Apparently, librarianship has “social media celebrities,” and one library-related blogger has kindly linked to a blog post that helps social media “celebrities” and the companies they work for realize they need each other. It’s introduced: “Read it if you’ve got a Facebook star or celebrity blogger on staff (and I know many library bloggers who have this status in our field – You know who you are).” Wink, wink!
Would anybody think it mean of me to say that this is utterly ridiculous? However, it’s a great reminder that many in our profession believe that there are celebrity librarians and continue to think libraries have something in common with profit-making businesses.
First of all, librarianship doesn’t have social media “celebrities.” Pick any supposedly well known “Facebook star” or “celebrity blogger,” and you can be pretty sure that person is well known strictly within a smallish subset of one profession. After all, if most librarians don’t read blogs on even a weekly basis, then no celebrity blogger can be known to most of them, and these alleged celebrities are rarely known outside the profession.
These so-called celebrities usually aren’t even celebrities in their own minds, even most of the ones who seem full of themselves. If they were real celebrities, people would be curious about their private lives and they’d never be able to move around a conference without being thronged with fans. I’m the only librarian blogger whose private life anyone seems to care about, and I maintain my privacy to avoid the library paparazzi.
Celebrities, as former Librarian of Congress Daniel Boorstin once wrote, are known for their well-knownness. Do we know of any librarians like that?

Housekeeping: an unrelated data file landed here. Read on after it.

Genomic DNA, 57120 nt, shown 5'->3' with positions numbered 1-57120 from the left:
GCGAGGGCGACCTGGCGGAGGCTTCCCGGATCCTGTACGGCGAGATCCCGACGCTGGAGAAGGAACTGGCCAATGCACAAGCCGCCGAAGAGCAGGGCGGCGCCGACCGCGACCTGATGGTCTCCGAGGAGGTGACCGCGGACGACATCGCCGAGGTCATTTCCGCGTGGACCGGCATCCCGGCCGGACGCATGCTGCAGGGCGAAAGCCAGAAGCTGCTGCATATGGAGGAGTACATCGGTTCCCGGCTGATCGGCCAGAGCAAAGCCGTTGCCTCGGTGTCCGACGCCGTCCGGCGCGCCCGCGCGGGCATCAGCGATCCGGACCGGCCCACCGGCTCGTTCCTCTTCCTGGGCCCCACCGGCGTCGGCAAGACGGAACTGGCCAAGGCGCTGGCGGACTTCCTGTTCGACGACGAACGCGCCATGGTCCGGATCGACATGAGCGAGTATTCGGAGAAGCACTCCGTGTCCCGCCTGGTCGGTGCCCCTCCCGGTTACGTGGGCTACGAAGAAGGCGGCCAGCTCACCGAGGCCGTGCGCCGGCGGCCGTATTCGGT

The other ridiculous part is the assumption that libraries are akin to businesses. A blogger could obviously reveal private information or make fun of library patrons (who fortunately don’t read librarian blogs, anyway) But do these “celebrity tendencies” sound like anything a librarian “Facebook star” or “celebrity blogger” could do?:
#1: The Power Player
Your celebrity employee develops a following that is more loyal to him or her than to your brand, products or services and attempts to wield that power to make changes the company doesn’t want to make.
#4: The Free Agent
Your celebrity employee decides to leave the company for a new job and take his or her following along.
And why not? It seems pretty obvious to me. Individual libraries don’t have a “brand,” and they’re not competing with each other. Far from it. Thus, it’s not possible for library patrons (who some librarians liken to “customers”) to develop more loyalty to a “celebrity” than to the library.
First, they probably don’t know who the person is in the first place, and second, well, I’m not sure I even need to second. The whole concept is ridiculous.
And what librarian “celebrity” could be a “Free Agent”? In the context of actual social media celebrities blogging and tweeting for competitive companies, this makes some sense. But with libraries, it’s nonsense. Pick any librarian “celebrity” you want, if you think such exist. Could that person move on to another job and have anyone follow? Would anyone even stop using the library? Of course not.
Okay, that’s about the end of the astonished commentary. Since “celebrity” librarians are known to only a subset of the profession, rather than to the library “customers” themselves, and since libraries aren’t in competition with each other such “customers” couldn’t follow a celebrity librarian even if there were one, this advice passed onto librarians is unnecessary.
I could also add that unless some librarian “social media celebrity” could make a living from social media, they’re much more dependent upon their libraries than their libraries are upon them. If they’re such divas they don’t do their jobs, get rid of them. It shouldn’t be hard to reap the whirlwind of two dozen bloggers and tweeters who (maybe) have a “following” of 2,000 librarians who have absolutely no power to influence anyone with any power.